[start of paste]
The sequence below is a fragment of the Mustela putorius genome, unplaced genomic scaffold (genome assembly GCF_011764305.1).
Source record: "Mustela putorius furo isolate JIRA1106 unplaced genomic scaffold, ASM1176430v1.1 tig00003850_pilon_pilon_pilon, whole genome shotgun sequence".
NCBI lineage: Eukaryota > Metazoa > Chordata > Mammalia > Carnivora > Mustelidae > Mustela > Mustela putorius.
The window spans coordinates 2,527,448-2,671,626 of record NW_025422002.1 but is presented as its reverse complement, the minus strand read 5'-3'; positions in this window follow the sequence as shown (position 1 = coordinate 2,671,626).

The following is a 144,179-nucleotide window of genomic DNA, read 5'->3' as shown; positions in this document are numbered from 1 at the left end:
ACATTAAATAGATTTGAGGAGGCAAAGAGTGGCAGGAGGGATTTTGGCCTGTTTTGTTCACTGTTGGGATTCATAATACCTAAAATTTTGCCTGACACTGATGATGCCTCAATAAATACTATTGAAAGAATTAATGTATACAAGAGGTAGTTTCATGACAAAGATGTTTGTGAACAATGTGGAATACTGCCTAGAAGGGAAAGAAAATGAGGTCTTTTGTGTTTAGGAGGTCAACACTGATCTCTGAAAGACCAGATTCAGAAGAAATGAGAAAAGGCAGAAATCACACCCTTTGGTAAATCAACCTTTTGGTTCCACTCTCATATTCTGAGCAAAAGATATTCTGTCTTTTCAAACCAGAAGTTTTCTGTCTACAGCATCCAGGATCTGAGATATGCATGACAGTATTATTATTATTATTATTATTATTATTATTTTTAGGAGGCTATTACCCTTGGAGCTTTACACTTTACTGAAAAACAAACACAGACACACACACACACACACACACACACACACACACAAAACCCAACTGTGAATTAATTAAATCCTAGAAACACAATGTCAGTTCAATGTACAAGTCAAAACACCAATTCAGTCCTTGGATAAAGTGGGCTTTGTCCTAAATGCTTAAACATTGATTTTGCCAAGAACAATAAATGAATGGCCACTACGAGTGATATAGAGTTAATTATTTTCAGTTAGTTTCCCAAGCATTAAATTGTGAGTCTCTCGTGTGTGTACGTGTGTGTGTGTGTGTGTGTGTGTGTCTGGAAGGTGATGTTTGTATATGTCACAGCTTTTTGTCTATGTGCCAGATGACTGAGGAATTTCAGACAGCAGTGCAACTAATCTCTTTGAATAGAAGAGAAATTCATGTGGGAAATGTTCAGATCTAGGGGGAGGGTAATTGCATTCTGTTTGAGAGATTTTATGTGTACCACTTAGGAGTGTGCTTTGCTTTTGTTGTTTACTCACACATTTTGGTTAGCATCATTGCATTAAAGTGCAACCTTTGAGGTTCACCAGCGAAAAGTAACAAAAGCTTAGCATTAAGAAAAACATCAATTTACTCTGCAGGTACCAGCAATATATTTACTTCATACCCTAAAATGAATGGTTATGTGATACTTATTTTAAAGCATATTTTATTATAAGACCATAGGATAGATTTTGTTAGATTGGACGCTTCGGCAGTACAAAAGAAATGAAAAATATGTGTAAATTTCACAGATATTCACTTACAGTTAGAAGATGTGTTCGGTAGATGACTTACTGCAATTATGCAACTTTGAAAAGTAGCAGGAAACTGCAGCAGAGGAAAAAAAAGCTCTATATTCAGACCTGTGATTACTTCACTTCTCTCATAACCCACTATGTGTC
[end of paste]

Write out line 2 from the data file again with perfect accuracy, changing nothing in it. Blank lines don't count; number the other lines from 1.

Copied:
Source record: "Mustela putorius furo isolate JIRA1106 unplaced genomic scaffold, ASM1176430v1.1 tig00003850_pilon_pilon_pilon, whole genome shotgun sequence".